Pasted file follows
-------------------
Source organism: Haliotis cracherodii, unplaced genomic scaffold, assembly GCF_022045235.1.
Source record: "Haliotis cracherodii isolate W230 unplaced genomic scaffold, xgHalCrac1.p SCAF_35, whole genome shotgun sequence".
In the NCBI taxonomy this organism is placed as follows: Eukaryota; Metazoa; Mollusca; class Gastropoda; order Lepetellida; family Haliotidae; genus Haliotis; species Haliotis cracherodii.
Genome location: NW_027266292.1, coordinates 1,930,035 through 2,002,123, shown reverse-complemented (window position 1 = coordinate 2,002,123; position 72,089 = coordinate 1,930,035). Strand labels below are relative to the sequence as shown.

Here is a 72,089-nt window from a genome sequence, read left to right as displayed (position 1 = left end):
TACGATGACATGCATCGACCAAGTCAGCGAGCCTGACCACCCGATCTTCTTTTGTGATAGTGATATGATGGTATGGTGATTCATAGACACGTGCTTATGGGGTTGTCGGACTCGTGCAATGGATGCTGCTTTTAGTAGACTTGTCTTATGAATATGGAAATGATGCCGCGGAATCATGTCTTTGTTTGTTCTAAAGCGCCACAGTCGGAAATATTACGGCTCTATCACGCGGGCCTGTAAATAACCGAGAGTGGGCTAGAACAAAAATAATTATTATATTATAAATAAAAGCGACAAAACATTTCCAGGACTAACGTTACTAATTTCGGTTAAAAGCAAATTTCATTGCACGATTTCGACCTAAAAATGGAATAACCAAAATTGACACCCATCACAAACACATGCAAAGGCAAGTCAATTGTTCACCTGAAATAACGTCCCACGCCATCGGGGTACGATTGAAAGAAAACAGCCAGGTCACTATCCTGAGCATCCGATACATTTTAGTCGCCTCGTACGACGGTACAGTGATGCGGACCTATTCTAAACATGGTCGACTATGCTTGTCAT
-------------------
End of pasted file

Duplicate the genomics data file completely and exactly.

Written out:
Source organism: Haliotis cracherodii, unplaced genomic scaffold, assembly GCF_022045235.1.
Source record: "Haliotis cracherodii isolate W230 unplaced genomic scaffold, xgHalCrac1.p SCAF_35, whole genome shotgun sequence".
In the NCBI taxonomy this organism is placed as follows: Eukaryota; Metazoa; Mollusca; class Gastropoda; order Lepetellida; family Haliotidae; genus Haliotis; species Haliotis cracherodii.
Genome location: NW_027266292.1, coordinates 1,930,035 through 2,002,123, shown reverse-complemented (window position 1 = coordinate 2,002,123; position 72,089 = coordinate 1,930,035). Strand labels below are relative to the sequence as shown.

Here is a 72,089-nt window from a genome sequence, read left to right as displayed (position 1 = left end):
TACGATGACATGCATCGACCAAGTCAGCGAGCCTGACCACCCGATCTTCTTTTGTGATAGTGATATGATGGTATGGTGATTCATAGACACGTGCTTATGGGGTTGTCGGACTCGTGCAATGGATGCTGCTTTTAGTAGACTTGTCTTATGAATATGGAAATGATGCCGCGGAATCATGTCTTTGTTTGTTCTAAAGCGCCACAGTCGGAAATATTACGGCTCTATCACGCGGGCCTGTAAATAACCGAGAGTGGGCTAGAACAAAAATAATTATTATATTATAAATAAAAGCGACAAAACATTTCCAGGACTAACGTTACTAATTTCGGTTAAAAGCAAATTTCATTGCACGATTTCGACCTAAAAATGGAATAACCAAAATTGACACCCATCACAAACACATGCAAAGGCAAGTCAATTGTTCACCTGAAATAACGTCCCACGCCATCGGGGTACGATTGAAAGAAAACAGCCAGGTCACTATCCTGAGCATCCGATACATTTTAGTCGCCTCGTACGACGGTACAGTGATGCGGACCTATTCTAAACATGGTCGACTATGCTTGTCAT